• 14.
    Andrasko, Jan
    et al.
    GC UV Centre, Kobergsgränd 2, SE-58731 Linkoping, Sweden.
    Lagesson-Andrasko, Ludmila
    GC UV Centre, Kobergsgränd 2, SE-58731 Linkoping, Sweden.
    Dahlén, Johan
    Linköping University, Department of Physics, Chemistry and Biology, Chemistry. Linköping University, Faculty of Science & Engineering.
    Jonsson, Bengt-Harald
    Linköping University, Department of Physics, Chemistry and Biology, Chemistry. Linköping University, Faculty of Science & Engineering.
    Analysis of Explosives by GC-UV2017In: Journal of Forensic Sciences, ISSN 0022-1198, E-ISSN 1556-4029, Vol. 62, no 4, 1022-1027 p.Article in journal (Refereed)
    Abstract [en]

    A mixture of explosives was analyzed by gas chromatography (GC) linked to ultraviolet (UV) spectrophotometry that enabled detection in the range of 178-330 nm. The gas-phase UV spectra of 2,4,6-trinitrotoluene (TNT), 2,4-dinitrotoluene (DNT), ethylene glycol dinitrate (EGDN), glycerine trinitrate (NG, nitroglycerine), triacetone triperoxide (TATP), and pentaerythritol tetranitrate (PETN) were successfully recorded. The most interesting aspect of the current application is that it enabled simultaneous detection of both the target analyte and its decomposition products. At suitable elevated temperatures of the transfer line between the GC instrument and the UV detector, a partial decomposition was accomplished. Detection was made in real time and resulted in overlaid spectra of the mother compound and its decomposition product. Hence, the presented approach added another level to the qualitative identification of the explosives in comparison with traditional methods that relies only on the detection of the target analyte. As expected, the decomposition product of EGDN, NG, and PETN was NO, while TATP degraded to acetone. DNT and TNT did not exhibit any decomposition at the temperatures used.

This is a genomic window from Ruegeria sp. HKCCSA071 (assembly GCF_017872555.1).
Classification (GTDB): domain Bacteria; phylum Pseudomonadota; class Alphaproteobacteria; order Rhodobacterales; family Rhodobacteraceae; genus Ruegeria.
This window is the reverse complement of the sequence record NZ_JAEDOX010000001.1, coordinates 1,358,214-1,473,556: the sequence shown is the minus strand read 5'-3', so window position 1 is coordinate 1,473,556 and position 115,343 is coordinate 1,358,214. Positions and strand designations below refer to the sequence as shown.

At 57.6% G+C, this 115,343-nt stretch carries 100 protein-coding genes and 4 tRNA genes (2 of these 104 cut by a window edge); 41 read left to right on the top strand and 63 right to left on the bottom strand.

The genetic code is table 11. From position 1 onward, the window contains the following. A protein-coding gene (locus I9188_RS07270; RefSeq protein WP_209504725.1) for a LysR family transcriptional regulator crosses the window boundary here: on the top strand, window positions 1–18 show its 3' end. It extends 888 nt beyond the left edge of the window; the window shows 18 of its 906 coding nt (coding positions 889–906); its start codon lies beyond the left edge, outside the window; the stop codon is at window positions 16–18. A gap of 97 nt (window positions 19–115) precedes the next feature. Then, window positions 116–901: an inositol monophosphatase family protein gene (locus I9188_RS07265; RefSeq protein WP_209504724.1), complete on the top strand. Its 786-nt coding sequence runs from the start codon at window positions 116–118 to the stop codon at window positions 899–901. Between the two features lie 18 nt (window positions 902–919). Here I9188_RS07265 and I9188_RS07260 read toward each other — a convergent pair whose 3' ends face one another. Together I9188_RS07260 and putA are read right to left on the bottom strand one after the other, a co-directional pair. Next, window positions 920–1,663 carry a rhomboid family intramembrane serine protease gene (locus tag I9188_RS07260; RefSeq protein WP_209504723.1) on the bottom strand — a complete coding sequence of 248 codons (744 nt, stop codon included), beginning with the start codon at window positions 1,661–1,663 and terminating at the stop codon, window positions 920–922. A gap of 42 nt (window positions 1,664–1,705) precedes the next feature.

The full text will be freely available from 2018-01-10 16:23
  • 15.
    Andres Cisneros, Gerardo
    et al.
    Wayne State University, MI 48202 USA.
    Thor Wikfeldt, Kjartan
    University of Iceland, Iceland; Stockholm University, Sweden.
    Ojamäe, Lars
    Linköping University, Department of Physics, Chemistry and Biology, Chemistry. Linköping University, Faculty of Science & Engineering.
    Lu, Jibao
    University of Utah, USA.
    Xu, Yao
    Ruhr University of Bochum, Germany.
    Torabifard, Hedieh
    Wayne State University, USA.
    Bartok, Albert P.
    University of Cambridge, England.
    Csanyi, Gabor
    University of Cambridge, England.
    Molinero, Valeria
    University of Utah, USA.
    Paesani, Francesco
    University of Calif San Diego, USA.
    Modeling Molecular Interactions in Water: From Pairwise to Many Body Potential Energy Functions2016In: Chemical Reviews, ISSN 0009-2665, E-ISSN 1520-6890, Vol. 116, no 13, 7501-7528 p.Article, review/survey (Refereed)
    Abstract [en]